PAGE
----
Government announces support for Animal Welfare (Sentencing) Bill in Parliament
Those who mistreat animals could face up to five years in prison under a new law backed by the UK Government.
The Animal Welfare (Sentencing) Bill was published in Parliament by MP Chris Loder on Wednesday (February 5).
This would be one of the toughest sanctions for animal abuse in Europe, strengthening the UK’s position as a global leader on animal welfare.
Tougher sentences – including up to five year’s imprisonment for the most severe cases – are already in place in Northern Ireland, having been passed by the Assembly in 2016.
The Bill follows a public consultation in 2017, in which more than 70% of people supported the proposals for tougher prison sentences.
Chris Loder, MP for West Dorset, said: “I was shocked to learn that in 2019 the RSPCA investigated more than 130,700 complaints of cruelty against animals and secured 1,678 convictions. I believe tougher sentencing will act as a greater deterrent against the worst examples of animal cruelty.
“We are renowned as a nation of animal lovers and Britain needs to lead the world on animal welfare legislation. Indeed I rescued my own dog Poppy; a Springer Spaniel, who was abandoned as a puppy at the roadside, and she is part of the inspiration for me introducing this Bill.”
Environment Secretary Theresa Villiers said: “There is no place in this country for animal cruelty, which is why I am delighted the Animal Welfare (Sentencing) Bill is being introduced to Parliament to raise prison terms for the worst abusers.
“It is a crucial piece of legislation which will help deter criminals and will ensure robust and appropriate action is taken if they are found guilty.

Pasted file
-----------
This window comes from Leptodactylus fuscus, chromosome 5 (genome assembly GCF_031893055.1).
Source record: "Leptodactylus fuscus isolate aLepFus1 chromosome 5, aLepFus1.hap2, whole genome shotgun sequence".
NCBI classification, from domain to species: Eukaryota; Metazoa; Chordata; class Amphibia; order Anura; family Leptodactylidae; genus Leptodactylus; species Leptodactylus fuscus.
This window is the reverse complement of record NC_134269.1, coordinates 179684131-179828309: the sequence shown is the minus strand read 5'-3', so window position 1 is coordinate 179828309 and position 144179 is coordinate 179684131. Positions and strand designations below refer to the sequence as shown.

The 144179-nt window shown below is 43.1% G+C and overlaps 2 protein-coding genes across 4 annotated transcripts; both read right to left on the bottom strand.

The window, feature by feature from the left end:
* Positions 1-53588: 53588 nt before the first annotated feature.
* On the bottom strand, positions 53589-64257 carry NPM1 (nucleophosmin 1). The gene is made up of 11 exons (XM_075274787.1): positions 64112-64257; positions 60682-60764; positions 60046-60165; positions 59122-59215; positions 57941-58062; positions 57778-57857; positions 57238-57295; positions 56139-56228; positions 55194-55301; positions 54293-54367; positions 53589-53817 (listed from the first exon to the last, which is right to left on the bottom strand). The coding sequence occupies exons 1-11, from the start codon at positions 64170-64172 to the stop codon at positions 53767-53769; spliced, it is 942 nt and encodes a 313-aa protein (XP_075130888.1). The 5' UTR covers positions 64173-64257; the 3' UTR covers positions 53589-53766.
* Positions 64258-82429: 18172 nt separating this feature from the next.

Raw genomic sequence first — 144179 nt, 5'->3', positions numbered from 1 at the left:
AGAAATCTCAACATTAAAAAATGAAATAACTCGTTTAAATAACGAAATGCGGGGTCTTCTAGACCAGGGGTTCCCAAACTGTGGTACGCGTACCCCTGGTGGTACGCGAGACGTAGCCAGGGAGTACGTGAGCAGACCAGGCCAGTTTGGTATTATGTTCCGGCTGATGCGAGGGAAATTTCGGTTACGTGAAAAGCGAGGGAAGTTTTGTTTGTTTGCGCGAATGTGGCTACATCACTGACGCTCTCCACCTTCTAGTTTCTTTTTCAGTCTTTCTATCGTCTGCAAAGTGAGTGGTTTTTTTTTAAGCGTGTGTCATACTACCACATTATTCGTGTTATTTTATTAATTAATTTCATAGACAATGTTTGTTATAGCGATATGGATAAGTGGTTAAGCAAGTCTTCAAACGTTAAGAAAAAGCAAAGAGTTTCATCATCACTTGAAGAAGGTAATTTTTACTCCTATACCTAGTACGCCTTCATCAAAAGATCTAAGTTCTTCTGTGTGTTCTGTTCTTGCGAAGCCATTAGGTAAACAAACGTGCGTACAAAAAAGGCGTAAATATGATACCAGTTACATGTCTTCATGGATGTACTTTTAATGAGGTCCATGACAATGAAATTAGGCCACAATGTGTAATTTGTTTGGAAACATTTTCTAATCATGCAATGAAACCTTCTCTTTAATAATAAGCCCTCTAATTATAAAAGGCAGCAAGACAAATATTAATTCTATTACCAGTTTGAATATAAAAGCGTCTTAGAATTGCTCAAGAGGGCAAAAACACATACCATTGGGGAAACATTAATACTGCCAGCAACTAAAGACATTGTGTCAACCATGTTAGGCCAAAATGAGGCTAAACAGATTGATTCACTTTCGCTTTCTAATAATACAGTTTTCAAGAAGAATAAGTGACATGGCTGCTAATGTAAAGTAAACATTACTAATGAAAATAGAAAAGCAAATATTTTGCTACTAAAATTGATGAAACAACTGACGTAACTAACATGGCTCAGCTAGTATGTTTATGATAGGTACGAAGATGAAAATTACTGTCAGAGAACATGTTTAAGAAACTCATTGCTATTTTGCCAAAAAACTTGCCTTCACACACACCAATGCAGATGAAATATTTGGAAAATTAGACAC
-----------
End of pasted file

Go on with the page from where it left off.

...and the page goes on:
“I want to thank Chris Loder, and all those who have campaigned for this Bill, for introducing it today. The Government will continue to support it as it makes its way through Parliament.
“This Bill builds on all the work this government is doing to raise the bar on animal welfare even further, including our forthcoming consultation on ending excessively long journeys for live animals and call for evidence on the welfare of primates as pets amongst others.”
There have also been a number of cases in the last few years in which the courts said they would have handed down longer sentences had they been available.
Recent examples include a case when a man trained dogs to ruthlessly fight other animals, including trapping a fox and a terrier dog in a cage to attack each other. He was jailed for 22 weeks and disqualified from keeping animals for life.
RSPCA chief executive Chris Sherwood said: “We are pleased a new Animal Welfare (Sentencing) Bill is being introduced and hope it will be “third time lucky” for this proposed legislation following a couple of false starts last year.
We see horrendous acts of cruelty perpetrated on animals and have long campaigned for the current maximum six-month jail term to be increased to five years.
“The Bill has come so close to being enacted in the past – let’s not allow this important change to animal cruelty sentencing to slip through our hands.”
The Animal Welfare (Sentencing) Bill will be introduced into the House of Commons, before moving through to the House of Lords. If passed, it will come into effect in two months after it receives Royal Assent.